Anew ransom-based email scam received by two Hingham residents is demanding recipients to pay 0.5 Bitcoins, which is currently worth approximately $7,500, or else they would be killed.
According to the Hingham police, the victims of the scam are two old senior ladies.
The two ladies received similar a message addressing them by their full names via email, but from different email addresses, with the subject title, “Please read this it can be the most important information in your life.”
From the content of the email, the message seems to come from a hired assassin whose assignment is to kill them for reasons not disclosed in the email.
However, the “hitman” didn’t seem to want to carry out the assignment and was offering the victims a chance to save themselves if they sent the said amount of bitcoins to the sender’s bitcoin wallet.
The sender even promised to disclose to the two residents evidence of who hired him and for what reasons if they pay on time.The said email reads:
I advise you to take this message seriously, if you value your life, since this is not a joke or a scam. I’ve been thinking for a long time whether it’s worth sending this message to you and decided that after all you still have the right to know. I’ll try to be short. I received an order to kill you, because your activity causes trouble to a particular person. I studied you for quite a time and made a decision to give you a chance, despite the specifics of my job, the business rules of which do not allow me to do this, as this will kill my reputation (more 12 years of perfect order executions) in certain circles. But i decided to break a rule since this is my last order (at least I do hope so).
In general, let’s break it down. I want you to pay the amount of 0.5 Btc. I accept btc. Information how to forward you can find in Google. Here are my payment details:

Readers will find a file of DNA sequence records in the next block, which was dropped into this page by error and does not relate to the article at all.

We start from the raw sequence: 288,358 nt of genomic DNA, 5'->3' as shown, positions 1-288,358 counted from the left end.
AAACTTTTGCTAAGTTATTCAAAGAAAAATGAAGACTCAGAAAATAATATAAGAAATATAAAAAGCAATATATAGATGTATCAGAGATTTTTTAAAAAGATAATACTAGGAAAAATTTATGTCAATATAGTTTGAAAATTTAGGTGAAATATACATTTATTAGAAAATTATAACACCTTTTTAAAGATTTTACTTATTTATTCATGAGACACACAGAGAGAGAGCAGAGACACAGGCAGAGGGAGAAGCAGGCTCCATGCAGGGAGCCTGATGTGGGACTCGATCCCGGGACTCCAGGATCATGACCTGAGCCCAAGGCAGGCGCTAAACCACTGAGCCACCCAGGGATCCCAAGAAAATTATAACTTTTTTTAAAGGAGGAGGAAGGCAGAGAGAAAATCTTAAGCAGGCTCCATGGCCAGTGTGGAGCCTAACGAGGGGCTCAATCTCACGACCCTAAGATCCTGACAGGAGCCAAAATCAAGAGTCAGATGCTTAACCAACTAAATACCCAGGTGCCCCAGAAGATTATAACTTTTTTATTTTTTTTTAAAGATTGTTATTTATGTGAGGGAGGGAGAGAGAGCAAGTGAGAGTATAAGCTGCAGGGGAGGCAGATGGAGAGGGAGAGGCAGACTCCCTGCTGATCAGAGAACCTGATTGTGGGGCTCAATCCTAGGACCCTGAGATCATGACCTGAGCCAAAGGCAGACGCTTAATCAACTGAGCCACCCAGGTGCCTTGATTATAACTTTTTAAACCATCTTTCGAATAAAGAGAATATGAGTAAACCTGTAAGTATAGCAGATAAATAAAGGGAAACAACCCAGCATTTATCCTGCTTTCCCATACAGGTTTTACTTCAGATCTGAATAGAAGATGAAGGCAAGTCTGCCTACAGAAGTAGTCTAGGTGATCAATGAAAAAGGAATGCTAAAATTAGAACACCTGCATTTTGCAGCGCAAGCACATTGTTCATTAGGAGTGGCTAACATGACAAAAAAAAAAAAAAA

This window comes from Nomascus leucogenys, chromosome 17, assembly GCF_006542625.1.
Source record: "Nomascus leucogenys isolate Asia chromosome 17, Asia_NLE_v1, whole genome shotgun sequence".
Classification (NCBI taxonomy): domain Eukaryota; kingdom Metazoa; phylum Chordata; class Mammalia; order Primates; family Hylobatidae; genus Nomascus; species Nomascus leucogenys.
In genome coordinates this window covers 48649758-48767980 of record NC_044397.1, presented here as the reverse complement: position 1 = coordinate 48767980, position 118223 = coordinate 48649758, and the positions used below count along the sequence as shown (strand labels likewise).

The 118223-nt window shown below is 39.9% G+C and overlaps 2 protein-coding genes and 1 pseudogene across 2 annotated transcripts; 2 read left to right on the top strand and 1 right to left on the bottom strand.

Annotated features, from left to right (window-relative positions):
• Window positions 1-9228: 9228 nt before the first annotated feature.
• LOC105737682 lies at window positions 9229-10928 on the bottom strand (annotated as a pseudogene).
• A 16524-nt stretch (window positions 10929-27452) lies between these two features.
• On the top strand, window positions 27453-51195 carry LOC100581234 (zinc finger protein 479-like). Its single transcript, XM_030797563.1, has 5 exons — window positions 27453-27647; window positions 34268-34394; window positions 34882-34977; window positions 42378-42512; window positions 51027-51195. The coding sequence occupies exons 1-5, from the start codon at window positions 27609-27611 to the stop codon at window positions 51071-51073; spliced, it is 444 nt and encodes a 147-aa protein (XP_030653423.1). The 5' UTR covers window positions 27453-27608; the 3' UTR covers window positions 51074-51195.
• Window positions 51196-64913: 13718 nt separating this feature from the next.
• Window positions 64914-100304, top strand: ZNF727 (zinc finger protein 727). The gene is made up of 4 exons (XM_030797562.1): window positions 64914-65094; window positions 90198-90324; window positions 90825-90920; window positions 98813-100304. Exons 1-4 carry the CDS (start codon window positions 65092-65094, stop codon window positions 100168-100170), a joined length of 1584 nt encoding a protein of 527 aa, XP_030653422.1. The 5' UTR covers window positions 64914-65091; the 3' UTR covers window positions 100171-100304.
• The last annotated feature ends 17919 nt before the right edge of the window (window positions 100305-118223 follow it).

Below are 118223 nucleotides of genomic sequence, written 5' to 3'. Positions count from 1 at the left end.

When I will receive funds I’ll send you the name of the man order came from, as well as all the evidence I have. You will be able to use them with the police. I would not suggest you to call the police, because you have a little time (2 days) and the police simply will not have time to investigate.
Answering to this letter does not make sense, I use one-time mailbox, because i really do care about my anonymity. I’ll contact you as soon as I’ll get funds.
I really regret that you became my prey.
Hingham police advised the residents to be especially keen of email-based scams by not opening emails from strange and unfamiliar email addresses. “Don’t bother opening in spite of how engaging and enticing the subject title might look.
All they need is you to open and read the message and the next minute you will be hacked. They have the skills and they know what they are doing. Don’t and you will save yourself the agony,” a detective added.
The Only Way Out
There has not been a recorded case where victims of email scams have given into such demands, but there is fear as cases of cybercrime are on the rise.
Mark Stockley, a cyber security expert, says that many victims of such scam laugh at them but finally find themselves fulfilling the demands after complications from engaging and replying to such emails.
Spiceworks user Bweber, who read Lass’s post, pinned out a contradiction where the sender promises to give evidence to the recipient so as to contact the police, but in the next sentence recommends not alerting the authorities as part of the deal.
It is practically impossible to prevent these scams.
However, these attacks can be minimized through some core information security practices such as performing ongoing security assessments to look for — and resolve — denial of service-related vulnerabilities and using network security controls, including services from cloud-based vendors specializing in responding to scam attacks.
Individuals and organizations can also install email filtering mechanisms to block these kinds of messages, monitor their accounts for unauthorized logins from getting through and to minimize the risk of someone hacking into their email servers and sending them these types of scams.
Organizations can further protect their domain name by acquainting themselves with phishing and DDoS Attacks, among other attack vectors, and how they are launched.